Wednesday, March 19, 2014

2 Q&A with Walter Rhein

1. Your write science fiction and fantasy. What was the first book that inspired you to become a science fiction writer?

‘Out of the Silent Planet’ by C.S. Lewis comes to mind as a science fiction book that intrigued me when I was younger. I ended up buying the Space trilogy, but I’ve never finished reading all three of the books though I’ve made several attempts at it. I’ve gotten through ‘Perelandra,’ but ‘That Hideous Strength’ always beats me (I’ve had the same problem with Narnia—I can read the first couple and then I steam out). I don’t think it’s an especially good series, but if I remember right the first book begins with a man stepping out of the nook of a tree he’d squeezed into in order to escape the rain. Just that single image has been enough to keep me coming back to the Space trilogy every decade or so.

I suppose the book that was the biggest influence for me as more of a mature reader is ‘Ender’s Game.’ That’s one of those great combos of a book with significant psychological weight that is also very easy to read. I watched the movie recently and they do a decent enough job, but that’s the one I wish Peter Jackson had turned into three, three hour sequels. As it stands, the film is pretty rushed.

2. In you latest book, The Reader of Acheron, reading is forbidden. Where did you get the idea for this book?

The idea for ‘Reader’ started growing when I was doing my student teaching. I was getting certified for English and for Physics and the woman I had as my teaching mentor for Physics was, quite frankly, a terrible human being. In my opinion, she was verbally and psychologically abusive to the students. I tried to report her, but they don’t take you seriously when you are a student teacher. I started thinking of how there are a lot of things in our society that everybody knows to be wrong, but we just tolerate them anyway. I thought I’d explore these themes in a world where slavery was commonplace, since that’s a striking manifestation of the same idea. As I continue in the series, I’ll continue to wrestle with the corrupting effect authority seems to have on people.

3. This is book one of The Slaves of Erafor series. How many books do you envision for this series?

There will certainly be three, but after that it’s anybodies guess. I have a pretty good idea as to how things are going to transpire in book two (and I won’t be close to a resolution yet). I think I know how the series will end too—I have the final scene—but when you write you sometimes have plans, and then sometimes the book has plans. I won’t know for sure until they’re all published. But Erafor has a lot of problems, I don’t know if I can resolve them all in 3 books!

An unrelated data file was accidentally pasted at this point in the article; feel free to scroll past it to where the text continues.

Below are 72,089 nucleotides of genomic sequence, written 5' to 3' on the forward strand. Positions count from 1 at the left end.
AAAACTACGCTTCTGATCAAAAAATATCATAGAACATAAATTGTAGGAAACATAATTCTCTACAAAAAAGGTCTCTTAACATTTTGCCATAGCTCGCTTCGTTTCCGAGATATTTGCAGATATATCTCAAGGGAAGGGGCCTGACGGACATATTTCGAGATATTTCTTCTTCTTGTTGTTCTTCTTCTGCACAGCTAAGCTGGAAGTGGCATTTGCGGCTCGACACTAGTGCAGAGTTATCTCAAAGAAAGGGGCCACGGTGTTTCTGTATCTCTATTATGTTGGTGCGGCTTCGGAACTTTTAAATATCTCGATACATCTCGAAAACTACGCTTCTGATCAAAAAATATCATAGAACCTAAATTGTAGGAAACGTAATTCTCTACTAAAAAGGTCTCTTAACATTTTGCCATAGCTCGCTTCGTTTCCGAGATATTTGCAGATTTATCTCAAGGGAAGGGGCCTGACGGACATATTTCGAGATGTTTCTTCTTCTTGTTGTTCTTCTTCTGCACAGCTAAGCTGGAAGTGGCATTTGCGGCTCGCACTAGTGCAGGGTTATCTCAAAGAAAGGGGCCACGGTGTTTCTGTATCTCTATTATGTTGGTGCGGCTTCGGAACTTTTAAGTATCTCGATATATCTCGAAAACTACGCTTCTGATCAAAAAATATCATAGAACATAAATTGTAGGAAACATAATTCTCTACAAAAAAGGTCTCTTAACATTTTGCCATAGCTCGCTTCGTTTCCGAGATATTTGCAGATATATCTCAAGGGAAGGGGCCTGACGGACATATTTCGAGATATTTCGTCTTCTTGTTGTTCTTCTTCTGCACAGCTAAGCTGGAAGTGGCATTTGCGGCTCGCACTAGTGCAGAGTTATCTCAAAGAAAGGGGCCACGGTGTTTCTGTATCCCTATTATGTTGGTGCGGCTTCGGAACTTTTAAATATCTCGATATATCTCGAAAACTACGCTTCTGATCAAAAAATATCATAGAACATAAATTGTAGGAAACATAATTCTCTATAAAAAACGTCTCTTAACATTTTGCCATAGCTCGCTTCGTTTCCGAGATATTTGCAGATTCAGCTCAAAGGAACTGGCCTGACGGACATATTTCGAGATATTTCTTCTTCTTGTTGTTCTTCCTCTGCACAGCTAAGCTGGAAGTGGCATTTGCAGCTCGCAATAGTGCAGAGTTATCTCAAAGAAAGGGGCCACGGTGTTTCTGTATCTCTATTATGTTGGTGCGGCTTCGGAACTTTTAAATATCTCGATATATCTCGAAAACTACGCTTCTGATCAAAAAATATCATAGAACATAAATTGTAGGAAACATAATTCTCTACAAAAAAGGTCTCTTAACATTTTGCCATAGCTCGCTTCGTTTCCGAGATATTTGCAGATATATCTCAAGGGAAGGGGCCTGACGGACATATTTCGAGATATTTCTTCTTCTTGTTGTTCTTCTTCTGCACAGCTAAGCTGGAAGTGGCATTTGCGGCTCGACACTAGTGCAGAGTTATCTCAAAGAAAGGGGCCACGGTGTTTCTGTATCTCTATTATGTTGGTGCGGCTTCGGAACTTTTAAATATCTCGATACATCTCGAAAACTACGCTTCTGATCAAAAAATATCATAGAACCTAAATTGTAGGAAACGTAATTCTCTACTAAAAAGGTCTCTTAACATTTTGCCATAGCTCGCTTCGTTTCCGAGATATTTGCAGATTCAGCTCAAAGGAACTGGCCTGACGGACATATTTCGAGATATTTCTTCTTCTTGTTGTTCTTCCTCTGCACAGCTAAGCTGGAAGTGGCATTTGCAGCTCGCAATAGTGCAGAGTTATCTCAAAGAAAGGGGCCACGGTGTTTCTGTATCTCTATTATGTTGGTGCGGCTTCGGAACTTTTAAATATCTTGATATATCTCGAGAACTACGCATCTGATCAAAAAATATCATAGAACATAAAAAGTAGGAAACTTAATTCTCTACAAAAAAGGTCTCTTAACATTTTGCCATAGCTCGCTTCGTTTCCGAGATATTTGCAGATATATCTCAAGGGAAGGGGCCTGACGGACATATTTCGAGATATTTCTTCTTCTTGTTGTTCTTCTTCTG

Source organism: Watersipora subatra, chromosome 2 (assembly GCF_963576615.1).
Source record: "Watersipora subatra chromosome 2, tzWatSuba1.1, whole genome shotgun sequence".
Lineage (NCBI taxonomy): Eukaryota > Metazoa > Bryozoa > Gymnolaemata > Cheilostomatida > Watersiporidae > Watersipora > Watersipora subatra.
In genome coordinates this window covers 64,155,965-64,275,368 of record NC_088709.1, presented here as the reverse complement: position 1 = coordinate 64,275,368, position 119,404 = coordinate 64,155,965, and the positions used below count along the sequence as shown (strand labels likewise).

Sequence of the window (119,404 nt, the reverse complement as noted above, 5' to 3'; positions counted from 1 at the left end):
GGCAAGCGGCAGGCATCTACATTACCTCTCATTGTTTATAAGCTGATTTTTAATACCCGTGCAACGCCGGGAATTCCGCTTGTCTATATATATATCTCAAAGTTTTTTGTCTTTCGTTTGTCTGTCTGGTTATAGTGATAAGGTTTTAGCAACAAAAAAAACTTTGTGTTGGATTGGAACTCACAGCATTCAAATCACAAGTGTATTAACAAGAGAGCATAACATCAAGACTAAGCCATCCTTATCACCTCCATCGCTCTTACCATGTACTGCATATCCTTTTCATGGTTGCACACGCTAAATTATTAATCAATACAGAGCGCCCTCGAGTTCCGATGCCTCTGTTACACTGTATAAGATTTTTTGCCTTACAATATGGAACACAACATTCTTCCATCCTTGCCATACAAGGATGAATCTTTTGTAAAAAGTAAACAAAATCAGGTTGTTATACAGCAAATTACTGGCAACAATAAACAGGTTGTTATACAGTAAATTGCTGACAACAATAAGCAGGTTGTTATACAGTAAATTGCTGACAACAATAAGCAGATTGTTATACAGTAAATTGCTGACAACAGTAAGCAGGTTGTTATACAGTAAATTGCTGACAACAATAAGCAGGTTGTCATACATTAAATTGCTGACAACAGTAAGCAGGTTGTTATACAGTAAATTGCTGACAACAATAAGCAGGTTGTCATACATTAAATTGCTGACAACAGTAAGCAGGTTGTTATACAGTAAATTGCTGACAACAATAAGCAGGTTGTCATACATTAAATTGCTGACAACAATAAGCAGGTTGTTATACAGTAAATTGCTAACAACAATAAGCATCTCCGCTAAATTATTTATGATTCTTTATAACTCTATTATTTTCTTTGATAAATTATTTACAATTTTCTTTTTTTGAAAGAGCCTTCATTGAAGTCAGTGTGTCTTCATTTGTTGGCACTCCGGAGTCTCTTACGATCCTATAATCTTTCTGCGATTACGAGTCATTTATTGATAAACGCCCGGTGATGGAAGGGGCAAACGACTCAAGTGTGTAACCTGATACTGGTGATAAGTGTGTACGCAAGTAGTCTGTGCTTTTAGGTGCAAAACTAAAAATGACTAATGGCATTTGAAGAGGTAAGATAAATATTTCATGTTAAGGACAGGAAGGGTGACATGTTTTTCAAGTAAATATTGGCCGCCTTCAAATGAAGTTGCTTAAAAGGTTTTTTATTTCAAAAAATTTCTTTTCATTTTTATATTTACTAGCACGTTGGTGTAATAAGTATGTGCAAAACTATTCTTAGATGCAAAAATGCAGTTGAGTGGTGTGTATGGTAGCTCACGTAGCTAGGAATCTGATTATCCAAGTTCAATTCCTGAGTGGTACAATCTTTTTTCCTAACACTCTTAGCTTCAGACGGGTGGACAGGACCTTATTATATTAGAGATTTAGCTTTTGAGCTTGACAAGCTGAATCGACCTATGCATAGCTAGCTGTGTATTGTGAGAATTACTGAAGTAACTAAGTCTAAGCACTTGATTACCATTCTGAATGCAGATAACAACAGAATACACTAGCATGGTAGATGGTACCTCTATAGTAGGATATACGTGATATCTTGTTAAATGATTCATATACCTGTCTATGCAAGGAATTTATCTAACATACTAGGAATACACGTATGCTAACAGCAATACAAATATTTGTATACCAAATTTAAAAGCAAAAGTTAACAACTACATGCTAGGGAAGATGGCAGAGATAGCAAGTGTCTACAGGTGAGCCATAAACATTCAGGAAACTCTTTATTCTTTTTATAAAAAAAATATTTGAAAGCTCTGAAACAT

4. Kikkan and Quillion are fugitives of sort. What is it about these characters that make people want to follow them?

Unfortunately, I think everybody alive today has had some sort of an experience with an abusive relationship. Kikkan and Quillion are both survivors of abuse, and they’ve set themselves on the path to personal empowerment—though they do it in very different ways. The abuse that Quillion has suffered is less obvious than what Kikkan’s been through, but it’s no less damaging. These characters are very much products of desperate situations, and they try to fight their way through even though there aren’t any really good opportunities available to them. Sometimes they’re forced into doing things they have trouble living with. Like I said, these are things I believe most people who read books can identify with.

5. Besides reading and writing, What is one thing you would hate to live without?

Exercise, running, or cross-country skiing. Any kind of exercise. I like getting out and not thinking for a couple hours, and that’s hard to do unless you are completely occupied in something else. To date, my most successful novel is a travel memoir about cross-country skiing called ‘Beyond Birkie Fever.’ Skiing is an elegant sport that people don’t know all that much about. One of my great friends once said that exercise is the best cure for what ails us, and I couldn’t agree more!

About the book: Book One of the Slaves of Erafor series: Reading is forbidden, and the penalty for non-compliance is a life of slavery enabled by the forcible administration of a mind rotting drug. Yet, there are those possessed of the will to seek illumination. Kikkan, a former slave on the run, and Quillion, a mercenary and self-taught scholar. Together they seek out a small bad of rebels living in hiding who offer the promise of a better world. Their leader is a mysterious figure known only as The Reader of Acheron.


To find out more about Walter Rhein:
Walter Rhein is the author of Beyond Birkie Fever, and The Reader of Acheron.  He blogs at StreetsOfLima.com and HeroicFantasyWriters.com.  He also runs and frequents the Heroic Fantasy Facebook group.  For questions or interviews, he can be reached at: walterrhein@gmail.com.

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